In reality, the Chinese government is deepening its relationship with the African continent by canceling 23 interest-free loans for 17 African countries. The Chinese government also canceled more than $3.4 billion in debt and restructured around $15 billion in debt for African countries between 2000 and 2019. Beijing is also renegotiating another 26 loans while refinancing around $15 billion in debt. in Africa. Therefore, the Chinese debt trap is an ideologically motivated campaign to defame China and its alternative approach to international debt, bilateral, multilateral trade and infrastructure development agenda. Western countries are asking for structural adjustment to diminish the welfare state and its infrastructure while China is providing debt for infrastructure development for the rise of an economically independent state. China is showing its commitment to mutual development in debt and investment as Western countries impose investment conditions that exploit people and their environment in the developing world.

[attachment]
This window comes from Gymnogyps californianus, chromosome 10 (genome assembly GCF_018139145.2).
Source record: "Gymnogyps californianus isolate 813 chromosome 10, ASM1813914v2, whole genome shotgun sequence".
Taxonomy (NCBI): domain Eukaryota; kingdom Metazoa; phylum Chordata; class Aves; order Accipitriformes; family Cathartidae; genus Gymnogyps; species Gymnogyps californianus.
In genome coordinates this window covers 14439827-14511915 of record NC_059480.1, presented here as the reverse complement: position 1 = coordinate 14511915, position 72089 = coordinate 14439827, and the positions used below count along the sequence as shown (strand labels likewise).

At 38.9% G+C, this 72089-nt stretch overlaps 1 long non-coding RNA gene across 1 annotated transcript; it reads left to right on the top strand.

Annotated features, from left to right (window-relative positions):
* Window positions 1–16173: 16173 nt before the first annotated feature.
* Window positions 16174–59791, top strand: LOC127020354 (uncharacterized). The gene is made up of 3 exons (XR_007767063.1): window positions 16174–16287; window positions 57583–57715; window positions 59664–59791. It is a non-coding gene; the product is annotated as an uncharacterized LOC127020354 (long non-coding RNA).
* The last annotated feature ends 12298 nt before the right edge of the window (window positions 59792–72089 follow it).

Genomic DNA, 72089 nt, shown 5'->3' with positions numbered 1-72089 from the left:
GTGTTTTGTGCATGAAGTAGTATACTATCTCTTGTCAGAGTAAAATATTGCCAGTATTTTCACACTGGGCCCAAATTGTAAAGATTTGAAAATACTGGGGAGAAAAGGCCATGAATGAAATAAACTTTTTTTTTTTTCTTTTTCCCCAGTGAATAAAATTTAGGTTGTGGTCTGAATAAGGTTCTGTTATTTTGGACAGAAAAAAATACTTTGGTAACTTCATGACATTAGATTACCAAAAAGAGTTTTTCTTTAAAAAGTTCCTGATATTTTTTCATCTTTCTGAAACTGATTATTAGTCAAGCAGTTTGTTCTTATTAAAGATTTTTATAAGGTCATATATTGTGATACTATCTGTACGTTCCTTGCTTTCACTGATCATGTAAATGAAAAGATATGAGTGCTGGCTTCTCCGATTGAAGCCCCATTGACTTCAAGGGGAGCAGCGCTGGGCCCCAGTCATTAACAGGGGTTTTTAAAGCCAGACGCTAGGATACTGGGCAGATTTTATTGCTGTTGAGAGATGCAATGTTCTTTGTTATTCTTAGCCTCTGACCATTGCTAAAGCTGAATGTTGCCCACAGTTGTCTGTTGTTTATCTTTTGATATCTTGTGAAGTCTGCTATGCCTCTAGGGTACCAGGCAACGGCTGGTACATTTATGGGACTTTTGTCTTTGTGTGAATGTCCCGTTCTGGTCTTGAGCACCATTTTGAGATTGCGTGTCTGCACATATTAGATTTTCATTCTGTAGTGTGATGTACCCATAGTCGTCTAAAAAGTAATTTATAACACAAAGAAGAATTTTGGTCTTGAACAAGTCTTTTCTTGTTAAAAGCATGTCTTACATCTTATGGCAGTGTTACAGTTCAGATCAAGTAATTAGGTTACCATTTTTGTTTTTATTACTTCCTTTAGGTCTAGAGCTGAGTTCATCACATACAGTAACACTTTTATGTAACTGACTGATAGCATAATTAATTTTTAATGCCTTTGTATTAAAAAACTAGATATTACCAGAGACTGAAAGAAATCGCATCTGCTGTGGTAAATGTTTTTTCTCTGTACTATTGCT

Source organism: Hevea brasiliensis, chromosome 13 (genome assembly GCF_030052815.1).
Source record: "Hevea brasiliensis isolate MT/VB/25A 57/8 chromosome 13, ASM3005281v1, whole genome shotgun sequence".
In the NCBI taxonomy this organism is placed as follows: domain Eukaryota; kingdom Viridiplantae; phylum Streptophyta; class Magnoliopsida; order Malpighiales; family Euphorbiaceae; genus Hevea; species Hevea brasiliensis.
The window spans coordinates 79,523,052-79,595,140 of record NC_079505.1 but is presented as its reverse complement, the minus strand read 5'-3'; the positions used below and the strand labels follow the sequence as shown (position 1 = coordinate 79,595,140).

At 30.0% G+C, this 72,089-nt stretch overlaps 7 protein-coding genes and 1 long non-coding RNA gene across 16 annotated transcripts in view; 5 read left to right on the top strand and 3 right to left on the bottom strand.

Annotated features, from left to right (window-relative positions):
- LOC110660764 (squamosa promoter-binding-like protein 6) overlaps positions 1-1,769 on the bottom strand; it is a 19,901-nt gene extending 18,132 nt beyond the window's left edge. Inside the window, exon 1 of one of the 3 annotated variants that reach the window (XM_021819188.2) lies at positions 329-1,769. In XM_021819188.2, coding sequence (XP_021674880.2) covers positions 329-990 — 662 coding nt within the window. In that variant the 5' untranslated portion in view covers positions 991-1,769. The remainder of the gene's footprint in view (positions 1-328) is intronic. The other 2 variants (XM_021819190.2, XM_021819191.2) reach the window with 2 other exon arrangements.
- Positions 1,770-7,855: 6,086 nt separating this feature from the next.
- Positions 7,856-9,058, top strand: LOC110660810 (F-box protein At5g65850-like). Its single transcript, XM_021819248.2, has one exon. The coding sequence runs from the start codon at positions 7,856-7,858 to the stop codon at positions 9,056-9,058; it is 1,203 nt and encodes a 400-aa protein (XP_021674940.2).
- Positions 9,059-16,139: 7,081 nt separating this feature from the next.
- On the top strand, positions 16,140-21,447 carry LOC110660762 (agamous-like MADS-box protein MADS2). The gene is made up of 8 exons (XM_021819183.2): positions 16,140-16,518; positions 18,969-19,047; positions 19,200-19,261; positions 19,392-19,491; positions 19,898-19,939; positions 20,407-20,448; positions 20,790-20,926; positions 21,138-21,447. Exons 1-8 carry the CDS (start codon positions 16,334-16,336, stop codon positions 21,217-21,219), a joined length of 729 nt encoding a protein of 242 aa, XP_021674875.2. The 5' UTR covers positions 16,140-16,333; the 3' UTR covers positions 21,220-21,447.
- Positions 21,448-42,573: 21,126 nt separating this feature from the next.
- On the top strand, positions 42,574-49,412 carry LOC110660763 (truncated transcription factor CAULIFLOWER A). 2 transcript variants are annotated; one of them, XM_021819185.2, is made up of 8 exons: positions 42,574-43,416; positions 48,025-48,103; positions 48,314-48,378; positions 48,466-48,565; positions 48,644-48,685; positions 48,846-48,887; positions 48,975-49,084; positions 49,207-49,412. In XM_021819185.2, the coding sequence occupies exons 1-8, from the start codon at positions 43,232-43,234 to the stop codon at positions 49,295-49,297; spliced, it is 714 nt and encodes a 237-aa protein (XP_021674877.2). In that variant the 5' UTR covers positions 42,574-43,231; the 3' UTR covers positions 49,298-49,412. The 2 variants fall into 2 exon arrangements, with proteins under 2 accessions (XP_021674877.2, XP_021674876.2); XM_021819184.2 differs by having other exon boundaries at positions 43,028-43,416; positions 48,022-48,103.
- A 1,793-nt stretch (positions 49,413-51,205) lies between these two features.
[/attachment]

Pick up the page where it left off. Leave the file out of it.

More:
Both of these stories are key to understanding and overcoming debt-driven capitalism and exposing the Western model of the international economic system that destroys democracy for the market, ruins people’s lives and livelihoods for profit, and creates the foundations for environmental disasters. The working poor around the world are victims of such a debt trap created by capitalism under the direction of Western states and governments. It is time to dismantle capitalism and its debt-driven financial architectures for the good of humanity, peace, prosperity and the planet.

Bhabani Shankar Nayak, University of Glasgow, UK